Christensen said that many of those assertions have been challenged. “I know there were people … some flat said she was a liar,” Christensen said in an interview after the hearing. “None of this is opinion or conjecture,” he said of Chernyak’s statements. “It’s all based on reports. She said it’s all got credibility or statistics behind it.”
In contrast, marijuana proponents offered mainly anecdotal evidence, he said. “We asked them to quote their sources and everybody quoted some doctor in Israel. If we’re going to get doctors name-dropped in on us … this [Chernyak] is a Wyoming doctor,” with experience in addiction counseling.”
Vehicles full of gummy bears
Along with cops, prosecutors also had a say in April. The Wyoming County and Prosecuting Attorneys’ Association selected Sweetwater County’s prosecuting attorney to represent its position and he began with a local story. Dan Erramouspe told the committee of an invasion of Wyoming by traffickers from nearby Colorado where recreational marijuana has been legal to sell to those older than 21 since 2014. “We have large amounts of marijuana [coming in] specifically in the edible form,” he said. “We’re pulling over vehicles that have massive amounts of gummy bears, brownies…”
But those edibles apparently haven’t found their way to the youth of County 4. “Right now we haven’t seen as much local impact,” Erramouspe said in an interview after the hearing. Instead, the big problem is an influx of methamphetamine and its use.
Nevertheless, Erramouspe sounded like a pitchman for potato chips when he told Christensen’s committee about the dangers of cannabis-laced candy. “Nobody’s ever eaten one gummy bear in their life,” he said.
Christensen’s committee is focusing on edible marijuana products in part because of a judge’s decision last year that complicated Wyoming’s edible enforcement scene. First District Court Judge Steven Sharpe last summer threw out felony charges against Christopher Piessens who had been stopped with 1.9 pounds of marijuana candies, cookies, bread and chocolate bars, “Because it is undisputed that the edibles in this case were not in plant form.” Case dismissed.
That’s right; while Wyoming’s marijuana laws apply with black and white certainty to the “green leafy substance” that’s so ubiquitous in police reports, their application to THC infused edibles is questionable. As a result of last summer’s failed prosecution, and possibly others, possessing edibles is treated as a misdemeanor in many Wyoming jurisdictions, even “if you’ve got a van full of gummy bears,” prosecutor Erramouspe told the judiciary committee. That limits penalties to a year in jail and $1,000 in fines — felony convictions usually bring up to five years in prison. “This is not a reasonable approach,” the prosecutor told the committee. “We’re treating [edibles] as something lesser. If anything, it’s not.”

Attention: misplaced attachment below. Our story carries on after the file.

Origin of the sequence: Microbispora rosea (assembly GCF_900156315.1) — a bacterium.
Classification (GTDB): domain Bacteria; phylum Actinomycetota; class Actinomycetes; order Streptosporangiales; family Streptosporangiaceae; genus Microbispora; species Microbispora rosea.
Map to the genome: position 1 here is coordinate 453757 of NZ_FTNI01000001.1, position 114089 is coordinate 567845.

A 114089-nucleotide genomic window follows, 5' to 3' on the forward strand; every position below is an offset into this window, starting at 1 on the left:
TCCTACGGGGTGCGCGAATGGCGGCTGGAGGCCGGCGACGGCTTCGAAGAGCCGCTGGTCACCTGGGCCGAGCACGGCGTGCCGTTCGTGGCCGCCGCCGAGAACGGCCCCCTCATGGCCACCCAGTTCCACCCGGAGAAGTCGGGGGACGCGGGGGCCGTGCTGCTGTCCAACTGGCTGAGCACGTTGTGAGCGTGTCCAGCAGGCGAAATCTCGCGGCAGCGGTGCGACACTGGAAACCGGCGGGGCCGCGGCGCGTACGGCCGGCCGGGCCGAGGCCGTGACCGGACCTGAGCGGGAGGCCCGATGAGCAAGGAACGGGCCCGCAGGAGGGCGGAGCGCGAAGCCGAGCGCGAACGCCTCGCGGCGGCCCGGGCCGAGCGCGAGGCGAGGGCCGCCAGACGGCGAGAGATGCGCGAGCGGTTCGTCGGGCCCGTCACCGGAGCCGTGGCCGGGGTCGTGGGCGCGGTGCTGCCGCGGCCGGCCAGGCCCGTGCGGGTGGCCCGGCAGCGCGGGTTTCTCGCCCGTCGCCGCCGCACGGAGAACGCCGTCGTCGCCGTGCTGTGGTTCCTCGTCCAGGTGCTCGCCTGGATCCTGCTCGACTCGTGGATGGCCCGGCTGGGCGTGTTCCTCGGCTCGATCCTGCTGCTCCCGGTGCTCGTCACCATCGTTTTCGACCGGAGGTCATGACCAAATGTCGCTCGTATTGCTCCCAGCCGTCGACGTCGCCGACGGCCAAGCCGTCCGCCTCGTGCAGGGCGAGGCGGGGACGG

Erramouspe and his fellow prosecutors want legislation that would allow them to charge defendants according to overall weight of the contraband snack even though the weight of edibles has little to no correlation with dosage. “All the other controlled substances are measured by weight,” Erramouspe said in an interview. “Five pounds, unless you’re Willie Nelson, is not going to be considered personal use.”
The alternative — testing for THC content — could protect citizens from serving jail time for low-dosage but high-weight products such as infused beverages, but it’s time consuming, expensive and can’t be done at the site of a traffic stop.
“We cannot get that [THC content and weight] on scene,” he said. “Then we don’t have probable cause for [felony] arrest.” Suspects must be charged within 72 hours, which he indicated was not long enough to certify THC content and weight in an edible. “We can’t stop and hold somebody just because we think they’ve done something wrong.”
Releasing suspects on the chance they might return to face felony charges following a days-long lab tests would be unrealistic, he said. Consequently, “nothing gets done with that person,” Erramouspe said. “Most likely if this person has out-of-state plates, he’s not coming back.”
But legislators haven’t been able to draw a line for edibles. Some lawmakers believe it is unfair, for example, to charge a college student for felony marijuana possession for a pan of marijuana brownies in which most of the weight is not cannabis. As Reps. Marti Halverson (R-Etna) and Charles Pelkey (D-Laramie) have pointed out, people would be jailed based on an amount of flour and sugar, not marijuana.
The Wyoming House earlier this year failed by a single vote to introduce an edibles bill that would have drawn the felony line at one pound. It would not consider a heavily debated and amended Senate bill. Halverson and Pelkey continued their resistance to charging based on weight at the Rock Springs committee hearing. “There’s going to be no excuse for not testing for THC content,” Halverson said.
Wyoming marijuana proponents have more daunting obstacles than gubernatorial panel reports and legislative committee hearing to wrestle with in their advocacy work. The death of 19-year-old Levy Thamba has become a persuasive rallying cry for the prohibition set. The Congolese student at Northwest College in Powell went on spring break to Colorado in March, 2014 where he ate a marijuana-infused cookie provided by a 23-year-old friend. The clerk who sold the cookie said to eat only a sixth of it at a time. Thamba, who was not known to have used marijuana before, ate a single piece, a field report from the Centers for Disease Control said. Feeling no effects after 30 to 60 minutes, he downed the rest.
“During the next 2 hours, he reportedly exhibited erratic speech and hostile behaviors,” the report said. “Approximately 3.5 hours after initial ingestion, and 2.5 hours after consuming the remainder of the cookie, he jumped off a fourth floor balcony and died from trauma. This case illustrates a potential danger associated with recreational edible marijuana use.”
Does cannabis stop cancer cells from growing? What are the financials and human costs of continued prohibition? How many persons are behind bars in Wyoming for marijuana possession? What will it take to put the medical marijuana initiative before voters — and what will the judiciary committee report to the next legislative session?
This story is part of a six-topic series addressing issues of importance to Wyoming sponsored by the Wyoming Humanities Council as part of the Pulitzer Prizes Centennial Campfires Initiative, a joint venture of the Pulitzer Prizes Board and the Federation of State Humanities Councils in celebration of the 2016 centennial of the Prizes. The initiative seeks to illuminate the impact of journalism and the humanities on American life today, to imagine their future and to inspire new generations to consider the values represented by the body of Pulitzer Prize-winning work. For their generous support for the Campfires Initiative, we thank the Andrew W. Mellon Foundation, the Ford Foundation, Carnegie Corporation of New York, the John S. and James L. Knight Foundation, the Pulitzer Prizes Board, and Columbia University — Ed.
CORRECTION: 2017 was originally misidentified as the target year for a medical marijuana ballot initiative — Ed.